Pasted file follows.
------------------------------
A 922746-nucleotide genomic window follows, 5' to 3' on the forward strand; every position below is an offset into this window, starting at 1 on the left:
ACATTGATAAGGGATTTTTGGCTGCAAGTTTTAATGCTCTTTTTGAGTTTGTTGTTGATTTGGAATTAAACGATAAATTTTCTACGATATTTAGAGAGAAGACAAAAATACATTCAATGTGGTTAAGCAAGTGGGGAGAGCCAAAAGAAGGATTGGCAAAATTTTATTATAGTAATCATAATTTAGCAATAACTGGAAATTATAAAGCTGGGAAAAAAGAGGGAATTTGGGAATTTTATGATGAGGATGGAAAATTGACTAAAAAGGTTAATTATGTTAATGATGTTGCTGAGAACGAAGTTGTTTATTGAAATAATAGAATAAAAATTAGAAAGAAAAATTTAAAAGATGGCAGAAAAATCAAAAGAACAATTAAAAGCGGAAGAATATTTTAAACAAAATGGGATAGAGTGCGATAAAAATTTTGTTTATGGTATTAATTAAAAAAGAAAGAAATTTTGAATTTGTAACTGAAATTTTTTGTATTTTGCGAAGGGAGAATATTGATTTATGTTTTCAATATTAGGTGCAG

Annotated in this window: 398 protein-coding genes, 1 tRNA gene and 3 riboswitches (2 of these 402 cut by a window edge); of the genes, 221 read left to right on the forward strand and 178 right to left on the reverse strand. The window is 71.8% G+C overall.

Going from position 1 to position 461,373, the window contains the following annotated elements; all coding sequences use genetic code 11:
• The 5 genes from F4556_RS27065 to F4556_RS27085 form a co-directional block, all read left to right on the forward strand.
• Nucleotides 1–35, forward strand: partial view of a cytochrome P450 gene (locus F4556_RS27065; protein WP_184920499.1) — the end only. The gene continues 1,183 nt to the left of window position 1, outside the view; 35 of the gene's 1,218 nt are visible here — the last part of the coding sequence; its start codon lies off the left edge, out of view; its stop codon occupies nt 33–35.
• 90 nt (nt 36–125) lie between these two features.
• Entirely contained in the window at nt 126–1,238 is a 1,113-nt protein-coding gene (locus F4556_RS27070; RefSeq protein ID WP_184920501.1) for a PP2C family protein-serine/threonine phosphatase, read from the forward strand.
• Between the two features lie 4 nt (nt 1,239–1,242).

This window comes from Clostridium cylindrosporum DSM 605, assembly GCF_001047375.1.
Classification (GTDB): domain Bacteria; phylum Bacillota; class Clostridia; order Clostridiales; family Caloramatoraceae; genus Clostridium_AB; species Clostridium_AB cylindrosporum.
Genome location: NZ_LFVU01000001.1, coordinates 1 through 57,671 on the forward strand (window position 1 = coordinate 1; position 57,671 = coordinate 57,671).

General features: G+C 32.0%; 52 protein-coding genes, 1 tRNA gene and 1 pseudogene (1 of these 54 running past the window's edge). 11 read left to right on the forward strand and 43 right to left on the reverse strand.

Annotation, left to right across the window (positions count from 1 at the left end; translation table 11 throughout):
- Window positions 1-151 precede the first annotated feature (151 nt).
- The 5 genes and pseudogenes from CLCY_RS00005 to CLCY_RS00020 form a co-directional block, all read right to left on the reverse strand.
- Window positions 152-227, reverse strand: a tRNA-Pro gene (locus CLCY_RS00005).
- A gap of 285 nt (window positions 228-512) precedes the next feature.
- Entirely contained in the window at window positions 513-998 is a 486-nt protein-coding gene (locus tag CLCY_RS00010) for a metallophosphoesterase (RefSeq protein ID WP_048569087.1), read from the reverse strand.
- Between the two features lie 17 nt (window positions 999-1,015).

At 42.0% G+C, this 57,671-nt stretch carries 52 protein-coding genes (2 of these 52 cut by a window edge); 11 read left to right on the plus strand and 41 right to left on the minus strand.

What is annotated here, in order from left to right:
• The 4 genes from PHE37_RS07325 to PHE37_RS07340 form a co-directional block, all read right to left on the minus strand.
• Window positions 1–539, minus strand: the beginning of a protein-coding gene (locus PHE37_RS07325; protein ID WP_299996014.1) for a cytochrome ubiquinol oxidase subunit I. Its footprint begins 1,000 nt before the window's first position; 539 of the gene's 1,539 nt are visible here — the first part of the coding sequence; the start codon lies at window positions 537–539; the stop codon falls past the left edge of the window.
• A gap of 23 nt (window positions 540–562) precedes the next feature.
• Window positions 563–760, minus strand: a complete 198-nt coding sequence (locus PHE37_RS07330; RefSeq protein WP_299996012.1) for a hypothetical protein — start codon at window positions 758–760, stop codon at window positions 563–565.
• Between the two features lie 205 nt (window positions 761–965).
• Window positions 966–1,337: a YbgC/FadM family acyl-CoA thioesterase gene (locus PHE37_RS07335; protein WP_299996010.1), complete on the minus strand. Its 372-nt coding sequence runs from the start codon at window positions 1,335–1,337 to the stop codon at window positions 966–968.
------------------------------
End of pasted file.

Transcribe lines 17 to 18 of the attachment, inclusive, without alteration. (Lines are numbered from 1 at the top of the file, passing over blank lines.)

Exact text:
- Window positions 152-227, reverse strand: a tRNA-Pro gene (locus CLCY_RS00005).
- A gap of 285 nt (window positions 228-512) precedes the next feature.